Employer Testing for Marijuana in New Jersey—A Complex Issue

What is CREAMMA? It is the New Jersey Cannabis Regulatory, Enforcement Assistance, and Marketplace Modernization Act. This New Jersey act addresses the legal use of marijuana and workplace issues such as drug testing and protections for employees who use marijuana outside the workplace. Employer drug testing for marijuana in New Jersey has become very complex since CREAMMA was approved on August 19, 2021.

Recreational marijuana became legal in New Jersey with the passage of CREAMMA. The act also addresses some workplace issues regarding drug testing for marijuana and legal protections for employees who use cannabis outside the workplace. To be clear, drug testing of applicants and employees for marijuana in New Jersey remains legal.

An employer should be very concerned with the adverse action to be taken based on a positive marijuana drug test. Based on the new regulation, employers should not take adverse action or refuse to hire based solely on a positive marijuana test. A positive marijuana test combined with evidence-based documentation of physical signs or other evidence of impairment during an employee’s prescribed work hours may be sufficient to support an adverse employment action. An employer should review, the 09/09/2022 Workplace Impairment Guidance (Guidance) issued by the New Jersey Cannabis Regulatory Commission (CRC).

Initially, CREAMMA stated that a physical evaluation to determine an employee’s state of impairment was required to take adverse action. CREAMMA states that the physical evaluation must be performed by a Workplace Impairment Recognition Expert (WIRE) certified by the CRC. Because the CRC has yet to propose rules for training and certifying WIREs, the Workplace Impairment Guidance was issued by CRC,  allowing employers to establish evidence-based protocols for documenting observed behavior and physical signs of impairment to develop reasonable suspicion. This document is intended to serve as guidance until the NJ-CRC formulates and approves standards for WIRE certifications.

Based on the Workplace Impairment Guidance, employers should develop and implement programs and procedures to provide evidence-based protocols for determining potential impairment based on the recent use of marijuana. These procedures may include the following:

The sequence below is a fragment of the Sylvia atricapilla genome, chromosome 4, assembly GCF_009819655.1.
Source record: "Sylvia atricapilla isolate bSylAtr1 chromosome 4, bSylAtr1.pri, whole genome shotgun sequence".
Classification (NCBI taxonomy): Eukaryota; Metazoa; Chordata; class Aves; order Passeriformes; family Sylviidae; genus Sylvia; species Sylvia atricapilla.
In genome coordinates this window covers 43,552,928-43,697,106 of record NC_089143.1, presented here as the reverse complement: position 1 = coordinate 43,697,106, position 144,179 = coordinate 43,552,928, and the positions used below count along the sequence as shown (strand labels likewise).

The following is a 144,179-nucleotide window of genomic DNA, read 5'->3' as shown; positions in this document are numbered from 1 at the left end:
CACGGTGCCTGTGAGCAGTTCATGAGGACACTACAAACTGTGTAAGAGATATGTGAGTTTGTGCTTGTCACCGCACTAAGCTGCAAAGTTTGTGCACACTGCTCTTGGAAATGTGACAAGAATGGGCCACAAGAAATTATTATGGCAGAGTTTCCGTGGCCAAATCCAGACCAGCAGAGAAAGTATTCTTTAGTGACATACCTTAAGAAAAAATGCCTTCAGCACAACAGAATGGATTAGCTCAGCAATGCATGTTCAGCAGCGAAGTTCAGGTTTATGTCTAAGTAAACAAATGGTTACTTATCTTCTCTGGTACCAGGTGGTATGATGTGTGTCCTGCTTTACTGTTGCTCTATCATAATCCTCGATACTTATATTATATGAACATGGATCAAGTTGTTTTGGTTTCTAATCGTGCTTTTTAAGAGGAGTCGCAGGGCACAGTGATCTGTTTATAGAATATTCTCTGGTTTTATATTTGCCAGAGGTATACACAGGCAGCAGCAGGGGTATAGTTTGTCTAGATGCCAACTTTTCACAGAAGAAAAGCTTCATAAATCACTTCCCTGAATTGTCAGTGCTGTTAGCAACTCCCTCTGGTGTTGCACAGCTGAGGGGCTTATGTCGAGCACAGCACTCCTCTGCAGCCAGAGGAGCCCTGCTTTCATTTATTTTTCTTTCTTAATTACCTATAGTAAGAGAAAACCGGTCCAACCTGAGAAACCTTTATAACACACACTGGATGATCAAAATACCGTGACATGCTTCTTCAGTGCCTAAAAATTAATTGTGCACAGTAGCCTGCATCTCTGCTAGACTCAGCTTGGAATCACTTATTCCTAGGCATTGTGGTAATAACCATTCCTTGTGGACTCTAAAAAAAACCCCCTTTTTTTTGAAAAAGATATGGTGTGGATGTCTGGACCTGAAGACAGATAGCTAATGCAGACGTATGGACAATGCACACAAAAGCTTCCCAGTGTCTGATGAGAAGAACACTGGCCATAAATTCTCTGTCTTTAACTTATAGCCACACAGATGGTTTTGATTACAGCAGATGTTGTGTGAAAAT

• Identifying and training interim supervisory team members to make reasonable suspicion determinations of potential impairment
  • Completing a Reasonable Suspicion Observation Report (sample form provided by NJ-CRD) 
  • Maintaining a standard operating procedure (SOP) that identifies a process for completing the Reasonable Suspicion Observation Report
  • Updating drug-free workplace policies to ensure consistency with the guidance

The employer also can use a cognitive impairment test: a scientifically valid, objective, consistently repeatable, standardized, automated test of an employee’s impairment or an ocular scan as physical signs or evidence to establish reasonable suspicion of cannabis use or impairment at work. 

After establishing and documenting reasonable suspicion of potential impairment, drug testing should proceed. Indicators might include impaired judgment, slurred speech, or staggering; physical manifestations such as flushed skin or bloodshot eyes; or other evidence such as odor or diminished performance.

The process described above will help employers provide evidence-based documentation that an employee is potentially impaired on the job. This, along with the positive drug test, allows an employer to take adverse actions against an employee, including termination of employment.

Drug testing is legal in New Jersey, including testing for marijuana. The matter becomes complex when taking adverse action against an employee without evidence-based documentation of potential impairment from the use of marijuana. The New Jersey regulations regarding marijuana in the workplace remain a work in progress. National Drug Screening provides reasonable suspicion training, including how to recognize marijuana impairment. Call Joe Reilly for more information at 321-622-2020, or view our webinar training schedule.   

Webinar – Supervisor Training – Reasonable Suspicion & Marijuana Impairment

It important to note that none of the above affects United Stated Department of Transportation (DOT) require drug testing. For DOT marijuana is prohibited and a positive test is a violation. 

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